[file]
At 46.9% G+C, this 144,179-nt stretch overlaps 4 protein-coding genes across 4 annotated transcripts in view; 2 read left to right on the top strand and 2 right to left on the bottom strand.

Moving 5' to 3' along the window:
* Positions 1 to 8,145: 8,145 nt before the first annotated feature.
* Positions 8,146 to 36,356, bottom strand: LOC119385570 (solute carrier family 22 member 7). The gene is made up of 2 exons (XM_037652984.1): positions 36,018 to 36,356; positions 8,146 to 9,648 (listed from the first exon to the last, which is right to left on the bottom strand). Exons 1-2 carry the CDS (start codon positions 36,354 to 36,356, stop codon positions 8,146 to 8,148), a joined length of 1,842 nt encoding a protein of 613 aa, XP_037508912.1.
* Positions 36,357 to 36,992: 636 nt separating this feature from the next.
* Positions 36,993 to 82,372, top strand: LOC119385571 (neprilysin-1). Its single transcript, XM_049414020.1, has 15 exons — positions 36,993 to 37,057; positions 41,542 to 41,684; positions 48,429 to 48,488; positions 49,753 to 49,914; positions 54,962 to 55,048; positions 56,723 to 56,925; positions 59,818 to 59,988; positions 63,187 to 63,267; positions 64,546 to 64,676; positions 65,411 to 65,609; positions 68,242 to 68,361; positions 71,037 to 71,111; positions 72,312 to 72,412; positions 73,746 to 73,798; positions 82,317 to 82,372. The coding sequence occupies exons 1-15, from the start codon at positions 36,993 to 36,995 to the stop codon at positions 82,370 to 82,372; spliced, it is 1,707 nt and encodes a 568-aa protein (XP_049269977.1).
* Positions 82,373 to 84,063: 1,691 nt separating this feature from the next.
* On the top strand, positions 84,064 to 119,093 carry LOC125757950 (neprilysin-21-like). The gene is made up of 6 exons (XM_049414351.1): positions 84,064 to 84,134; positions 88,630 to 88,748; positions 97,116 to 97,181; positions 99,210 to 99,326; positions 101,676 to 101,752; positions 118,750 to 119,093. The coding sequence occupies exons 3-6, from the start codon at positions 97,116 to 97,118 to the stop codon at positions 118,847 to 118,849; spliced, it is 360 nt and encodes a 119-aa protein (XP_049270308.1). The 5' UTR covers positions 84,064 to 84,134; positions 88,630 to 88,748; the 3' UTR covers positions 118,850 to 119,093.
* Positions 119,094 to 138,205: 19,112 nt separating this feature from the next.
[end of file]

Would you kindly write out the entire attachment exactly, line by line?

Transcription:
At 46.9% G+C, this 144,179-nt stretch overlaps 4 protein-coding genes across 4 annotated transcripts in view; 2 read left to right on the top strand and 2 right to left on the bottom strand.

Moving 5' to 3' along the window:
* Positions 1 to 8,145: 8,145 nt before the first annotated feature.
* Positions 8,146 to 36,356, bottom strand: LOC119385570 (solute carrier family 22 member 7). The gene is made up of 2 exons (XM_037652984.1): positions 36,018 to 36,356; positions 8,146 to 9,648 (listed from the first exon to the last, which is right to left on the bottom strand). Exons 1-2 carry the CDS (start codon positions 36,354 to 36,356, stop codon positions 8,146 to 8,148), a joined length of 1,842 nt encoding a protein of 613 aa, XP_037508912.1.
* Positions 36,357 to 36,992: 636 nt separating this feature from the next.
* Positions 36,993 to 82,372, top strand: LOC119385571 (neprilysin-1). Its single transcript, XM_049414020.1, has 15 exons — positions 36,993 to 37,057; positions 41,542 to 41,684; positions 48,429 to 48,488; positions 49,753 to 49,914; positions 54,962 to 55,048; positions 56,723 to 56,925; positions 59,818 to 59,988; positions 63,187 to 63,267; positions 64,546 to 64,676; positions 65,411 to 65,609; positions 68,242 to 68,361; positions 71,037 to 71,111; positions 72,312 to 72,412; positions 73,746 to 73,798; positions 82,317 to 82,372. The coding sequence occupies exons 1-15, from the start codon at positions 36,993 to 36,995 to the stop codon at positions 82,370 to 82,372; spliced, it is 1,707 nt and encodes a 568-aa protein (XP_049269977.1).
* Positions 82,373 to 84,063: 1,691 nt separating this feature from the next.
* On the top strand, positions 84,064 to 119,093 carry LOC125757950 (neprilysin-21-like). The gene is made up of 6 exons (XM_049414351.1): positions 84,064 to 84,134; positions 88,630 to 88,748; positions 97,116 to 97,181; positions 99,210 to 99,326; positions 101,676 to 101,752; positions 118,750 to 119,093. The coding sequence occupies exons 3-6, from the start codon at positions 97,116 to 97,118 to the stop codon at positions 118,847 to 118,849; spliced, it is 360 nt and encodes a 119-aa protein (XP_049270308.1). The 5' UTR covers positions 84,064 to 84,134; positions 88,630 to 88,748; the 3' UTR covers positions 118,850 to 119,093.
* Positions 119,094 to 138,205: 19,112 nt separating this feature from the next.